- The Washington Times - Saturday, December 17, 2011

The Senate cast its final votes for the year on Saturday morning, reaching agreement on a two-month payroll tax extension and a $1 trillion budget bill funding major government functions through September, ending a week of divide over the two bills that had led to more threats of a government shutdown.

Passed 67-32, the omnibus spending bill wraps together funding for most government agencies and military operations in Iraq and Afghanistan through the end of the fiscal year in September. But lawmakers were only able to agree to a temporary extension of the payroll tax relief, approving by 89-10 a 2-percent cut through February.

Lawmakers had worked behind closed doors since Thursday, seeking a compromise on both bills after party leaders had tried to turn them into bargaining tactics to force concessions from each other.

They reached agreement on the spending legislation only after Republicans agreed to remove a provision blocking President Obama from easing regulations on visiting and sending money to relatives in Cuba.

While the spending bill deal was struck early enough for the House to approve it yesterday, negotiations over the payroll tax relief extended late into Friday night. The House will return Monday to approve the payroll tax deal, and President Obama is expected to sign both pieces of legislation.

Senate Majority Leader Harry Reid of Nevada , second left, leaves closed-door negotiations on the payroll tax cut extension and other measures as Sen. Chuck Schumer, D-N.Y., far right, speaks with Sen. Barbara Boxer, D-Calif., Friday night, Dec. 16, 2011, at the Capitol in Washington. (AP Photo/J. Scott Applewhite)
Senate Majority Leader Harry Reid of Nevada , second left, leaves closed-door ... more >

The payroll tax relief represented a partial victory for Mr. Obama, who had pushed for renewing a 2-percent payroll tax cut as part of his year-end jobs agenda.

But it also gave in to Republican demands that the president take quick action on the Keystone XL Pipeline instead of pushing the controversial issue until after the 2012 election.

Although Mr. Obama had backpedaled on his previously firm stance against including the Keystone provision in payroll legislation, he didn’t mention its inclusion in the final agreement. Instead, he applauded the Senate’s action and expressed hope that Congress will extend the cuts through 2012.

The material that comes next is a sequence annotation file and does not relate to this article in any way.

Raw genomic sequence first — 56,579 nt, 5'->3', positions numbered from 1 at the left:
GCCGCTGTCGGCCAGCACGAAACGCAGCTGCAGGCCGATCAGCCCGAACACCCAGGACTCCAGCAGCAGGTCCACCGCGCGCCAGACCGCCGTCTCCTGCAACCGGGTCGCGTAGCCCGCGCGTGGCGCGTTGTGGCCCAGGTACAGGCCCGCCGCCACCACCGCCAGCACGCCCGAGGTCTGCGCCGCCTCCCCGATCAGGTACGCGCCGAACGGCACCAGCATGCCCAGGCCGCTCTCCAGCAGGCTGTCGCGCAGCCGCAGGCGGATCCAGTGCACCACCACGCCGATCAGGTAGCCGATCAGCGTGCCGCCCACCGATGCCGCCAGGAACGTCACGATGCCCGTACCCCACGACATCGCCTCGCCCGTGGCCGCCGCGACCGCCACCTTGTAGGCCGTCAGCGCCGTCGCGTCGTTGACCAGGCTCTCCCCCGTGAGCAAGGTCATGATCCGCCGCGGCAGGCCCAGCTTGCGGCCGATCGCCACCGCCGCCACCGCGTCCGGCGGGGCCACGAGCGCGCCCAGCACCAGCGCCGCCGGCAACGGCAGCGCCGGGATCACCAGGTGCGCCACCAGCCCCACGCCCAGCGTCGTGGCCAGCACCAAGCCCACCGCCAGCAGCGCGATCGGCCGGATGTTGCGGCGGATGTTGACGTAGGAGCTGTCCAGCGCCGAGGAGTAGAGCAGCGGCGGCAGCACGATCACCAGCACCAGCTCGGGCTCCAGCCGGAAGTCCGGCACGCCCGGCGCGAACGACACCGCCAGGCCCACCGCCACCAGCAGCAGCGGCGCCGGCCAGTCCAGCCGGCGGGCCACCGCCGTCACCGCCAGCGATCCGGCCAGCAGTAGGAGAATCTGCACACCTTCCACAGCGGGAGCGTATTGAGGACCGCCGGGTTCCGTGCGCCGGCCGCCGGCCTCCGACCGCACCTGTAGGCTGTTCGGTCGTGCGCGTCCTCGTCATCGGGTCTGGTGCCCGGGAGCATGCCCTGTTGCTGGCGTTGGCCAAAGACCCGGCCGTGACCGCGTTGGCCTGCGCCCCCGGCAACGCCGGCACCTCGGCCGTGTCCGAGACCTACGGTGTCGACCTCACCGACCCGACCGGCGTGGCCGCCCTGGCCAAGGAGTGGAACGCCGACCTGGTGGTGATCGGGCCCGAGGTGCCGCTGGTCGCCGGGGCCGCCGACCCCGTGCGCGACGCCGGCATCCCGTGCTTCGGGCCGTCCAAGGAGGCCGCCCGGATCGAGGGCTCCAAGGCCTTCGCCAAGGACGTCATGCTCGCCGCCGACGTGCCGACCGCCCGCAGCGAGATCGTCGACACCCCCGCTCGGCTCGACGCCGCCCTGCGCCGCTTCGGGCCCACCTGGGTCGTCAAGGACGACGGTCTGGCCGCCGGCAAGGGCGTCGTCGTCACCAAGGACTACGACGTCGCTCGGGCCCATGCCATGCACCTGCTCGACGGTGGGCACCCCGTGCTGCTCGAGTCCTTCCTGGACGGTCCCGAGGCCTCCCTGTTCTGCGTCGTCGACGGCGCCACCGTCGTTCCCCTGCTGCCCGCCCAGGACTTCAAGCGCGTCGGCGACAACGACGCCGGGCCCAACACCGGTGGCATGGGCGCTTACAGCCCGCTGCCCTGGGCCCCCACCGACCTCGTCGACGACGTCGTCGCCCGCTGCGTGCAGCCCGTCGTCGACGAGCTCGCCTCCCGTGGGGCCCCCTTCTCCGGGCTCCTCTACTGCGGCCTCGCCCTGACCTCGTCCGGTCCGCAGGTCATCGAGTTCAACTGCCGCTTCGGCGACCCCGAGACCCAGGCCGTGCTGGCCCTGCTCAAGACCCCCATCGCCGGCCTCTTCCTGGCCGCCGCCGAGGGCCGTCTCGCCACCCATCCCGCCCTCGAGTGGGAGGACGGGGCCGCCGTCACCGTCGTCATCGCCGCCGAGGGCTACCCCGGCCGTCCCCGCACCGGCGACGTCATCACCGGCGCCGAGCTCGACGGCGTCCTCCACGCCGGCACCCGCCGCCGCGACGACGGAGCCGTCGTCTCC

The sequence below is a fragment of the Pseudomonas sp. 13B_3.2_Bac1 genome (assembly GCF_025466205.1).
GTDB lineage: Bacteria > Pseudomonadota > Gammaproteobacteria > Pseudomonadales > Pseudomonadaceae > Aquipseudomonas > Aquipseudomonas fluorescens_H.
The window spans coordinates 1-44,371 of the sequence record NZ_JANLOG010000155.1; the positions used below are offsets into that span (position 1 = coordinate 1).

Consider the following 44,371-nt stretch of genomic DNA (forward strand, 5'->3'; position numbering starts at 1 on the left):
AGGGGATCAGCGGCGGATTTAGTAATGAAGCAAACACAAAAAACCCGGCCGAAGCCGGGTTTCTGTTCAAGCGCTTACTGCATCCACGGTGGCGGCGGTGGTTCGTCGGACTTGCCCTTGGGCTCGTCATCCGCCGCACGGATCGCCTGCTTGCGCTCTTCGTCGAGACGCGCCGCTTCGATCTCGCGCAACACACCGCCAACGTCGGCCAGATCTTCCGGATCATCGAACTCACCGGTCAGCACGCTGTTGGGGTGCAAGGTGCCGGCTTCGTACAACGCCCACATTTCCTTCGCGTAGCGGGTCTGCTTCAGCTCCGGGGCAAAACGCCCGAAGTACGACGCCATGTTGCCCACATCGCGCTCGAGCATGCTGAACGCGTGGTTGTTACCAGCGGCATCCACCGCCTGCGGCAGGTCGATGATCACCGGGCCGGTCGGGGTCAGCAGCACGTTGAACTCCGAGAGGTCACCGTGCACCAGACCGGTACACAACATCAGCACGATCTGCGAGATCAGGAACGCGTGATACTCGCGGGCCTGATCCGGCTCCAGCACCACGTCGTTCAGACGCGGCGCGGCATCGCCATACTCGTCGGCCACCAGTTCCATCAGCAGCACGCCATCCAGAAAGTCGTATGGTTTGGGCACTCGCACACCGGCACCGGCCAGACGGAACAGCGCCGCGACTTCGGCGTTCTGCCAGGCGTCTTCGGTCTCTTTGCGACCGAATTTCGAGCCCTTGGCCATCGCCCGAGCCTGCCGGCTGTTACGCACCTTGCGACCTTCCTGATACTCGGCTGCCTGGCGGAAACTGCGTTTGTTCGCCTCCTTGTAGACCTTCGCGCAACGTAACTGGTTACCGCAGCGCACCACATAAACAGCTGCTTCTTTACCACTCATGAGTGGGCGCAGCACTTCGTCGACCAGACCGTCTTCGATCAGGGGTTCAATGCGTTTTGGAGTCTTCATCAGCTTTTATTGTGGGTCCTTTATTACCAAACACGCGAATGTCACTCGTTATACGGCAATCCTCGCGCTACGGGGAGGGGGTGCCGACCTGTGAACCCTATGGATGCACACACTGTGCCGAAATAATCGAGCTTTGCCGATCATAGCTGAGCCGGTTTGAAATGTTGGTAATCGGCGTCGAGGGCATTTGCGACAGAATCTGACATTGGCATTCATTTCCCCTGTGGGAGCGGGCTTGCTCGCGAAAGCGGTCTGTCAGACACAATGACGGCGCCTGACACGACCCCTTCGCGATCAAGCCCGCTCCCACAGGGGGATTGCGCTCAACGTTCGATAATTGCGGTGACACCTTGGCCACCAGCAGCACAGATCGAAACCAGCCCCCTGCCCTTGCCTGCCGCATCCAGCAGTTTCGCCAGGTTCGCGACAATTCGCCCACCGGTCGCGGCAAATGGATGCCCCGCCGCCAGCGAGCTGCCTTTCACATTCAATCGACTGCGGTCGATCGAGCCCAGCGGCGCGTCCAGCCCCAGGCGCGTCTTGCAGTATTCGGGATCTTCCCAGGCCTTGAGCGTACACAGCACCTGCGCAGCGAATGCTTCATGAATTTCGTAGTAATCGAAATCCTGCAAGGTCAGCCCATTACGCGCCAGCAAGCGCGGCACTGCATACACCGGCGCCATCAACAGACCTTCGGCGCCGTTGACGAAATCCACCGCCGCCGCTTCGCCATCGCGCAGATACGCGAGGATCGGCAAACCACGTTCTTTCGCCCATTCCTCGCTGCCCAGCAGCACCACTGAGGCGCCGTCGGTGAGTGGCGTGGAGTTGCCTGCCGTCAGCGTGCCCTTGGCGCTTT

“While this agreement is for two months, it is my expectation — in fact it would be inexcusable for Congress not to further extend this middle-class tax cut for the rest of the year,” Mr. Obama said. “It should be a formality. And hopefully it’s done with as little drama as possible when they get back in January.”

Democratic and GOP leaders had both sought to extend the payroll tax relief through next year, but resorted to a short-term extension when they couldn’t reach agreement on how to pay for it. While Democrats wanted to raise taxes on the richest Americans, Republicans wanted to require seniors to pay more for Medicare.

Scored by the Congressional Budget Office to save $2.9 billion over 10 years, the final legislation will be paid for by raising fees on new mortgages backed by Fannie Mae and Freddie Mac.

The deal also extends jobless benefits for the long-term unemployed and delays a scheduled 27-percent Medicare cut for doctors for 60 days.

Democrats shrugged off their defeat on the Keystone provision, saying the deal puts them in a good position to push for cutting payroll taxes through the rest of the year. New York Sen. Chuck Schumer said the GOP’s usual bargaining points won’t be available to them, now that the government has been funded for the next nine months.

“The Republicans will not have the leverage of either shutting down the government or raising the debt ceiling, and they’re going to be pretty hard-pressed to block the payroll tax cut continuation,” Mr. Schumer said.

And while Republicans claimed victory on the Keystone provision, some lawmakers were critical of the omnibus legislation, which allowed Congress to fund the government in one large bill instead of going through the regular appropriations process.

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